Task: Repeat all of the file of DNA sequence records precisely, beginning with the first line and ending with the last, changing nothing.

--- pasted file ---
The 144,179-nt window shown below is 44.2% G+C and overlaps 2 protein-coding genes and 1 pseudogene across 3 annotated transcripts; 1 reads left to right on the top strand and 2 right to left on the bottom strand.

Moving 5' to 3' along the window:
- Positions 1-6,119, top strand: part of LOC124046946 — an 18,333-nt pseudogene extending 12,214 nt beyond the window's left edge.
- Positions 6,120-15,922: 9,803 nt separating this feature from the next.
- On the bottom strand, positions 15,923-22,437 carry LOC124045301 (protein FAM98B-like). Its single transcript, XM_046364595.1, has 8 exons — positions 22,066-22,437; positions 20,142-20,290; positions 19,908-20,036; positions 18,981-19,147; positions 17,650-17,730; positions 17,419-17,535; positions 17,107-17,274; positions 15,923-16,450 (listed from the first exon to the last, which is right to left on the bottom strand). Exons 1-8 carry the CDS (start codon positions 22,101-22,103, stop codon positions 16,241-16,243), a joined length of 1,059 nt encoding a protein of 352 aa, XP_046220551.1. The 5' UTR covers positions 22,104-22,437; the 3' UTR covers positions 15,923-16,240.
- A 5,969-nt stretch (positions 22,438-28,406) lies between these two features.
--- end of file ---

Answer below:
The 144,179-nt window shown below is 44.2% G+C and overlaps 2 protein-coding genes and 1 pseudogene across 3 annotated transcripts; 1 reads left to right on the top strand and 2 right to left on the bottom strand.

Moving 5' to 3' along the window:
- Positions 1-6,119, top strand: part of LOC124046946 — an 18,333-nt pseudogene extending 12,214 nt beyond the window's left edge.
- Positions 6,120-15,922: 9,803 nt separating this feature from the next.
- On the bottom strand, positions 15,923-22,437 carry LOC124045301 (protein FAM98B-like). Its single transcript, XM_046364595.1, has 8 exons — positions 22,066-22,437; positions 20,142-20,290; positions 19,908-20,036; positions 18,981-19,147; positions 17,650-17,730; positions 17,419-17,535; positions 17,107-17,274; positions 15,923-16,450 (listed from the first exon to the last, which is right to left on the bottom strand). Exons 1-8 carry the CDS (start codon positions 22,101-22,103, stop codon positions 16,241-16,243), a joined length of 1,059 nt encoding a protein of 352 aa, XP_046220551.1. The 5' UTR covers positions 22,104-22,437; the 3' UTR covers positions 15,923-16,240.
- A 5,969-nt stretch (positions 22,438-28,406) lies between these two features.